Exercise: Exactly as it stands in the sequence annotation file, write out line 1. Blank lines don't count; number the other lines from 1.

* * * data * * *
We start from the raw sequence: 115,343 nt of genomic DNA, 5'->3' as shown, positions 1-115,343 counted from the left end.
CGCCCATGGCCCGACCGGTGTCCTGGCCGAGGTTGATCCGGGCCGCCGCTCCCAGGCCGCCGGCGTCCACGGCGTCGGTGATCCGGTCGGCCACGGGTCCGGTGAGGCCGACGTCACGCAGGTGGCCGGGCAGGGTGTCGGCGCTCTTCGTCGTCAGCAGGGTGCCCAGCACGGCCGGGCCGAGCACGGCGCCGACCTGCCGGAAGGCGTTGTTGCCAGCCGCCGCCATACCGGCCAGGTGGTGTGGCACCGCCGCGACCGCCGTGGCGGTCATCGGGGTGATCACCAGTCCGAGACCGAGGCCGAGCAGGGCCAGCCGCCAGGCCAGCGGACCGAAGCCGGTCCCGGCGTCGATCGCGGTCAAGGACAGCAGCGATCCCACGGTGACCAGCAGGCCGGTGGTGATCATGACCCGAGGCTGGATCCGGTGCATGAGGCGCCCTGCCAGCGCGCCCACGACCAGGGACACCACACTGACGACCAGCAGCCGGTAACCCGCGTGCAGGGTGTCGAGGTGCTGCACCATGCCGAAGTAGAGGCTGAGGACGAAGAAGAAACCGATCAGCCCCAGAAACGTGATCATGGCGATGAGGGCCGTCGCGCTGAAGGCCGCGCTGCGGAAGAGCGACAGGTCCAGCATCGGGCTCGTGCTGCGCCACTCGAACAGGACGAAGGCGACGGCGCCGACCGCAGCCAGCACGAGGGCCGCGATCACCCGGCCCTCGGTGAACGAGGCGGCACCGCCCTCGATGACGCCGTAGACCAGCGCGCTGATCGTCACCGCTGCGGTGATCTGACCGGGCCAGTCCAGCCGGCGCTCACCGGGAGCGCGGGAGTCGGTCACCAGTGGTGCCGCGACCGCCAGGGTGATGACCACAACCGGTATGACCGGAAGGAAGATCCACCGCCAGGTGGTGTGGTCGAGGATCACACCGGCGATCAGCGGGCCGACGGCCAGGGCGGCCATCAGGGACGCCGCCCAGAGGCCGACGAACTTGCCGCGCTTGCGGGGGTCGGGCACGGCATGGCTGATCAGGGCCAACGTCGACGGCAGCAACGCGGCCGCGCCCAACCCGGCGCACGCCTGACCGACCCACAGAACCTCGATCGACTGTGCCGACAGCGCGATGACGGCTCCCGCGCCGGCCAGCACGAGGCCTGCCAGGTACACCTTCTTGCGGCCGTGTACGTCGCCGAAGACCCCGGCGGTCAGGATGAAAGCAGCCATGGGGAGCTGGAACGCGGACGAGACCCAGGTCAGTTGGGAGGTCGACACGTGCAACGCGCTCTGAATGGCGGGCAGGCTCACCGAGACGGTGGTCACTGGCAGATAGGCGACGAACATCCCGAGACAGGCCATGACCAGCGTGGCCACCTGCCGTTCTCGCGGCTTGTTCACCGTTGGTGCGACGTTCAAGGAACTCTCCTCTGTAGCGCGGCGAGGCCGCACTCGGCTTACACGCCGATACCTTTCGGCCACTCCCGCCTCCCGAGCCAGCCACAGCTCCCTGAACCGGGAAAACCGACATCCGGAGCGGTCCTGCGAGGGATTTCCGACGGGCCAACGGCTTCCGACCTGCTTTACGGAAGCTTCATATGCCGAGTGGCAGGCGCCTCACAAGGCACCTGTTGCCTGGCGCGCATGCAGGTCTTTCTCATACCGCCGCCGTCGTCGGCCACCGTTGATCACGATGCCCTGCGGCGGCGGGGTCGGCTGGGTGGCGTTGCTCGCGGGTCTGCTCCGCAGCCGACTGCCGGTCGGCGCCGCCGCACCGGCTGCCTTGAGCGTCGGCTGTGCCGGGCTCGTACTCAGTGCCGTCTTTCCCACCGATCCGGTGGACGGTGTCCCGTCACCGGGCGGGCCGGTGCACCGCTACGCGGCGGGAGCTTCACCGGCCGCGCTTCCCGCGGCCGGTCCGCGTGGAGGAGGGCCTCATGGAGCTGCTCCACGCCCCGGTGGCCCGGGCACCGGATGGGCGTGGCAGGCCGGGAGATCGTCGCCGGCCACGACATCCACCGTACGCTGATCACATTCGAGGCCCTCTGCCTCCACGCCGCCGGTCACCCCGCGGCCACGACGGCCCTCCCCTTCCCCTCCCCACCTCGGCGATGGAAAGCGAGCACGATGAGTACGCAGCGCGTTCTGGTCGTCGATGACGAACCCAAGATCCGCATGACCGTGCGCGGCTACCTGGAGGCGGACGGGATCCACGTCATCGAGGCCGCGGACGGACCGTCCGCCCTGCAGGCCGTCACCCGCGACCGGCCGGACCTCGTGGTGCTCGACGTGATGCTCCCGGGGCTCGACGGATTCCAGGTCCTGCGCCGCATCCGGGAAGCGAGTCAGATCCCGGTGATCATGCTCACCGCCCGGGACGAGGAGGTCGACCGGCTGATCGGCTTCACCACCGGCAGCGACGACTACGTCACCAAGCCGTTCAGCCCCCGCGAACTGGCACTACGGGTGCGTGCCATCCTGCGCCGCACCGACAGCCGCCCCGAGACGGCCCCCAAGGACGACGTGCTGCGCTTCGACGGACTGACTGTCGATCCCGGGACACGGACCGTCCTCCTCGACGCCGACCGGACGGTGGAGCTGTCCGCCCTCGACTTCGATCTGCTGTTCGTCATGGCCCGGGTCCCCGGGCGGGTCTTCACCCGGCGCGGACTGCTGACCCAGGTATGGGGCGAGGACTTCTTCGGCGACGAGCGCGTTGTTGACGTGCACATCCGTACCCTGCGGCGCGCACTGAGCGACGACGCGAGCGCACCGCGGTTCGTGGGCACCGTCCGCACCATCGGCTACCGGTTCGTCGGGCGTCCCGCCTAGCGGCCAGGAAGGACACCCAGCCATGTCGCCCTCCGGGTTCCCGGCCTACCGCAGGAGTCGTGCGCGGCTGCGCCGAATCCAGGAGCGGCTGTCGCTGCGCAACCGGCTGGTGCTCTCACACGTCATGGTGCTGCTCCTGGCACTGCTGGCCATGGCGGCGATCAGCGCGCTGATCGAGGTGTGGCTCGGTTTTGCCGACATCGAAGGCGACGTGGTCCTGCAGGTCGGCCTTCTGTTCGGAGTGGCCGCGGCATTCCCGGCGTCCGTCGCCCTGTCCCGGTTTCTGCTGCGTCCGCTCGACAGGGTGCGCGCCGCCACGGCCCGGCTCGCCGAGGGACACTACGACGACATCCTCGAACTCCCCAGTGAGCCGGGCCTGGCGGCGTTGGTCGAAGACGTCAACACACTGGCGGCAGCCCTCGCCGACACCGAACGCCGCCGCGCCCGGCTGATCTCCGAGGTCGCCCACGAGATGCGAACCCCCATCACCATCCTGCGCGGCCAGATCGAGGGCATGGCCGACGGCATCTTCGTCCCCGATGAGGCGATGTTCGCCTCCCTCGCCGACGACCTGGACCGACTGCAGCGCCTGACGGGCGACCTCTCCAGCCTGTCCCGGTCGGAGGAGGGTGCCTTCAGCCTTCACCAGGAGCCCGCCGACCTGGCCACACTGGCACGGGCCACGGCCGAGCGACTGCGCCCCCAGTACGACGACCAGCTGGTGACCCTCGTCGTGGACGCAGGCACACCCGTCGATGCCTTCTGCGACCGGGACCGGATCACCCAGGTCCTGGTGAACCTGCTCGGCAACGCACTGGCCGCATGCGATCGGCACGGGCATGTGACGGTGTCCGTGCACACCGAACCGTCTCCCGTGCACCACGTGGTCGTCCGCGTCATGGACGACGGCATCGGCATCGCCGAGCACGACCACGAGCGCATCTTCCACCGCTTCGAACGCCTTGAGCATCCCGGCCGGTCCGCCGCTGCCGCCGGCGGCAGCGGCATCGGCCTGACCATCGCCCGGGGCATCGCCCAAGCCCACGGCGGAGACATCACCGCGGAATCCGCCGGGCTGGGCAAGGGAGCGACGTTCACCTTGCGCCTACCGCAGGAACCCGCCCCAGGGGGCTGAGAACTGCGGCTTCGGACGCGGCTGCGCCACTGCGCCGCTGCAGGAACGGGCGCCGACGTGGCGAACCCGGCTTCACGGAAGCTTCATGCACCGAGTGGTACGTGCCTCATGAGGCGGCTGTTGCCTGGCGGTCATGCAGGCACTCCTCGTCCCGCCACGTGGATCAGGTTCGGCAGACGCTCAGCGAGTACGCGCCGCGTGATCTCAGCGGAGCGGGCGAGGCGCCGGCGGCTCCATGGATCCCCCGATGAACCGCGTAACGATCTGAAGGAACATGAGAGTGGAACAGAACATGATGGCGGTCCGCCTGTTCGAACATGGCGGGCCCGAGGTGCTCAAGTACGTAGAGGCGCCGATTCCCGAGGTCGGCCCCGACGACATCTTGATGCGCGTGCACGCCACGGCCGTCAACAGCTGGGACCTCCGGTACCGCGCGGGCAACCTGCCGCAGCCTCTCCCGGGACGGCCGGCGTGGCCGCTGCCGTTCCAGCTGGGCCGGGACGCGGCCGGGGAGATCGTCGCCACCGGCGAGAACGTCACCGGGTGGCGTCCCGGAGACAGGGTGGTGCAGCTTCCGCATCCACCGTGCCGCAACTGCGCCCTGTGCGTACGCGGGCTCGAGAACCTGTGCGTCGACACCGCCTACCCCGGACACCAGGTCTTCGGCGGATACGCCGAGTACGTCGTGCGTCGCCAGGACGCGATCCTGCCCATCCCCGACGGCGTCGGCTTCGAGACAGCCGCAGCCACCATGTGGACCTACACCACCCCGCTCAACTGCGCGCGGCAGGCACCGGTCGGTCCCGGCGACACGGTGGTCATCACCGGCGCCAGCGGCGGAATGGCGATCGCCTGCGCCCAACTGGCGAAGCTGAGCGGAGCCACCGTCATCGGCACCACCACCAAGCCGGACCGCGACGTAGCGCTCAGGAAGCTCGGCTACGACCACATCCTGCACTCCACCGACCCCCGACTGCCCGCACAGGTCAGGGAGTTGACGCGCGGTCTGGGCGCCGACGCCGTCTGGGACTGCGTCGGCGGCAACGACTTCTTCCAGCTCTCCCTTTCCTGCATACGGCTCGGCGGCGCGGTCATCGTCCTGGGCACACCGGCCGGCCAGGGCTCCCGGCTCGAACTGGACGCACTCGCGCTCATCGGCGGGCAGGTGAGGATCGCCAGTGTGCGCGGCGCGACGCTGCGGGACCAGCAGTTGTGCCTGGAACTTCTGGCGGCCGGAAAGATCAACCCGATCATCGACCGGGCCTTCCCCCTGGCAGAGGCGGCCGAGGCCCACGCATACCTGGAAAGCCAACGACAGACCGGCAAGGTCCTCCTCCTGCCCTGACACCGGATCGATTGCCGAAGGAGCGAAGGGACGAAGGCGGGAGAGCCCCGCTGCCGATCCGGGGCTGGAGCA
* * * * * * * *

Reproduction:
We start from the raw sequence: 115,343 nt of genomic DNA, 5'->3' as shown, positions 1-115,343 counted from the left end.